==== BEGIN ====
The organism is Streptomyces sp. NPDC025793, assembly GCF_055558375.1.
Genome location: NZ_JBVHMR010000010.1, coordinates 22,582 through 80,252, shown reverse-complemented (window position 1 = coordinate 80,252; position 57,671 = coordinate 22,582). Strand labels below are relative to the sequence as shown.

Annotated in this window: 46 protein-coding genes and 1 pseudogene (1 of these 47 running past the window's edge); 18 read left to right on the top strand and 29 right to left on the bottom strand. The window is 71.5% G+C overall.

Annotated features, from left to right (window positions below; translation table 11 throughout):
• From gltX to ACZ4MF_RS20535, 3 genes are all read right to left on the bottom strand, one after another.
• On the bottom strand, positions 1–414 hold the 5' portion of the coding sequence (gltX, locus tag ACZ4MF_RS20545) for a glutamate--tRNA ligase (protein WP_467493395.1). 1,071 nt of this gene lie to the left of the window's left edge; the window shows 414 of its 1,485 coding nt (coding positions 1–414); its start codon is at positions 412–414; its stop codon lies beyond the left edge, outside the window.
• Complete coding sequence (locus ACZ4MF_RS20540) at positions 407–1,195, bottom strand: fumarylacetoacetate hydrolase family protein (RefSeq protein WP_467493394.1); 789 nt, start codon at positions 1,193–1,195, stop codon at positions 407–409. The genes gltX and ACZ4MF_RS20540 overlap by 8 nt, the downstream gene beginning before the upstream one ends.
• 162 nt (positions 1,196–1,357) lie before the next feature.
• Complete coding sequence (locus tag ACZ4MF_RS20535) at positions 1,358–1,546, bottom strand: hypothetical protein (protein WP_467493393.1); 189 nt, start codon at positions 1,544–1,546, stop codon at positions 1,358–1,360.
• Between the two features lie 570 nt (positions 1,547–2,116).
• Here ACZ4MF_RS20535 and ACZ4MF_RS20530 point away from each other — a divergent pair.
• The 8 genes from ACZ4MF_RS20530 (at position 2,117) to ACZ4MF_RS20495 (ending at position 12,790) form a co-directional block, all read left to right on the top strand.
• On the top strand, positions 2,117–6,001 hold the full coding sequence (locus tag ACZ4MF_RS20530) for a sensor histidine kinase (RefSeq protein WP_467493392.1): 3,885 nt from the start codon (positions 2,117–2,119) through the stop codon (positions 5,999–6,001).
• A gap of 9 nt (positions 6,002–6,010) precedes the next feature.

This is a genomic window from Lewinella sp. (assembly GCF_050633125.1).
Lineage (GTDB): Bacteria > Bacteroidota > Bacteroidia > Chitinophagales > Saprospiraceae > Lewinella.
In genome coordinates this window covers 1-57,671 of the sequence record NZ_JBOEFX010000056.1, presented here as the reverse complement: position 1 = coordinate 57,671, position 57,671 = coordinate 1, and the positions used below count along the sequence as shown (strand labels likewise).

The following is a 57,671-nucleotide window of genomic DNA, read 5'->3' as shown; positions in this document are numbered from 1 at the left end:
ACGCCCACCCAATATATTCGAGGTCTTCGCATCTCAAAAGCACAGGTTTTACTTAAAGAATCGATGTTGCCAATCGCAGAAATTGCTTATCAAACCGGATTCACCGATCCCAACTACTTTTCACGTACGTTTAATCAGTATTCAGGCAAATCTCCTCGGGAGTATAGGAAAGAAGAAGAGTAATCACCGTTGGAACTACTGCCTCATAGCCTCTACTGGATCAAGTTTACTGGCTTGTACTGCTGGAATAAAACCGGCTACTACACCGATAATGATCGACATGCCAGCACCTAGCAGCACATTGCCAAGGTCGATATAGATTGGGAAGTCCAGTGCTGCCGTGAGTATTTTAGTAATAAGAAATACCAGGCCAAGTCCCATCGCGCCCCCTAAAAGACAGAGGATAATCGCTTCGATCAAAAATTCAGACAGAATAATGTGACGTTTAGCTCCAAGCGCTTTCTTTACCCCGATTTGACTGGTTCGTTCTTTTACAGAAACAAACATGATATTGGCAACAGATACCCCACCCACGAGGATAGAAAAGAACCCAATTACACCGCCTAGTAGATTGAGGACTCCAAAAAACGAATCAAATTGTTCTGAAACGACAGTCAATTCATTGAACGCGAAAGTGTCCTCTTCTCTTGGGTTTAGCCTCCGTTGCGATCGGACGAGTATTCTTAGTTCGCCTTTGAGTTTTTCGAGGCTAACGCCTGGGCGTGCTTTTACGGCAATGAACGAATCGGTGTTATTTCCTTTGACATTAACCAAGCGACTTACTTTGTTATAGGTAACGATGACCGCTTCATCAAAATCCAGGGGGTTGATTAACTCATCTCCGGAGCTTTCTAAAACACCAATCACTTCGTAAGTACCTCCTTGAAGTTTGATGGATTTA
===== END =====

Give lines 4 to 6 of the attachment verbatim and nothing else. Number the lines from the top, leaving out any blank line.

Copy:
Annotated features, from left to right (window positions below; translation table 11 throughout):
• From gltX to ACZ4MF_RS20535, 3 genes are all read right to left on the bottom strand, one after another.
• On the bottom strand, positions 1–414 hold the 5' portion of the coding sequence (gltX, locus tag ACZ4MF_RS20545) for a glutamate--tRNA ligase (protein WP_467493395.1). 1,071 nt of this gene lie to the left of the window's left edge; the window shows 414 of its 1,485 coding nt (coding positions 1–414); its start codon is at positions 412–414; its stop codon lies beyond the left edge, outside the window.